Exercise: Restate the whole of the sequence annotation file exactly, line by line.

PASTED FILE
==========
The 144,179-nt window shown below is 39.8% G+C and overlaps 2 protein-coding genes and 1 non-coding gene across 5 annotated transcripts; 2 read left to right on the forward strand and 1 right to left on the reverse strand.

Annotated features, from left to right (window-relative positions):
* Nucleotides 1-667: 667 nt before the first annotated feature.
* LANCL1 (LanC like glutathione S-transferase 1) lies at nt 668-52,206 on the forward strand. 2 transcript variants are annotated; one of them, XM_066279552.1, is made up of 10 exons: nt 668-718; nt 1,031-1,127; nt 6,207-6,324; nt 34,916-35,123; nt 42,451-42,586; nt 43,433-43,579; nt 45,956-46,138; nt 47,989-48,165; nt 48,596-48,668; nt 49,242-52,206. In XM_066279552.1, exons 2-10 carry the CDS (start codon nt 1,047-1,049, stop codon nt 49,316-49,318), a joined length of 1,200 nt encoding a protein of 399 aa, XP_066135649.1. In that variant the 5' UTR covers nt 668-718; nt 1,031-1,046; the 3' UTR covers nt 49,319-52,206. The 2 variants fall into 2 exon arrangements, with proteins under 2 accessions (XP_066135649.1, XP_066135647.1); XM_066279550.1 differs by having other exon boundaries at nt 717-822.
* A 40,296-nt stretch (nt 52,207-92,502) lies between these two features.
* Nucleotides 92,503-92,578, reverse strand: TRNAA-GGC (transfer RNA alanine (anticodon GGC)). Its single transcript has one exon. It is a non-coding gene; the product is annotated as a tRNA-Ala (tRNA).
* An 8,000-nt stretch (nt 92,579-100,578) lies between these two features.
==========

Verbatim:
The 144,179-nt window shown below is 39.8% G+C and overlaps 2 protein-coding genes and 1 non-coding gene across 5 annotated transcripts; 2 read left to right on the forward strand and 1 right to left on the reverse strand.

Annotated features, from left to right (window-relative positions):
* Nucleotides 1-667: 667 nt before the first annotated feature.
* LANCL1 (LanC like glutathione S-transferase 1) lies at nt 668-52,206 on the forward strand. 2 transcript variants are annotated; one of them, XM_066279552.1, is made up of 10 exons: nt 668-718; nt 1,031-1,127; nt 6,207-6,324; nt 34,916-35,123; nt 42,451-42,586; nt 43,433-43,579; nt 45,956-46,138; nt 47,989-48,165; nt 48,596-48,668; nt 49,242-52,206. In XM_066279552.1, exons 2-10 carry the CDS (start codon nt 1,047-1,049, stop codon nt 49,316-49,318), a joined length of 1,200 nt encoding a protein of 399 aa, XP_066135649.1. In that variant the 5' UTR covers nt 668-718; nt 1,031-1,046; the 3' UTR covers nt 49,319-52,206. The 2 variants fall into 2 exon arrangements, with proteins under 2 accessions (XP_066135649.1, XP_066135647.1); XM_066279550.1 differs by having other exon boundaries at nt 717-822.
* A 40,296-nt stretch (nt 52,207-92,502) lies between these two features.
* Nucleotides 92,503-92,578, reverse strand: TRNAA-GGC (transfer RNA alanine (anticodon GGC)). Its single transcript has one exon. It is a non-coding gene; the product is annotated as a tRNA-Ala (tRNA).
* An 8,000-nt stretch (nt 92,579-100,578) lies between these two features.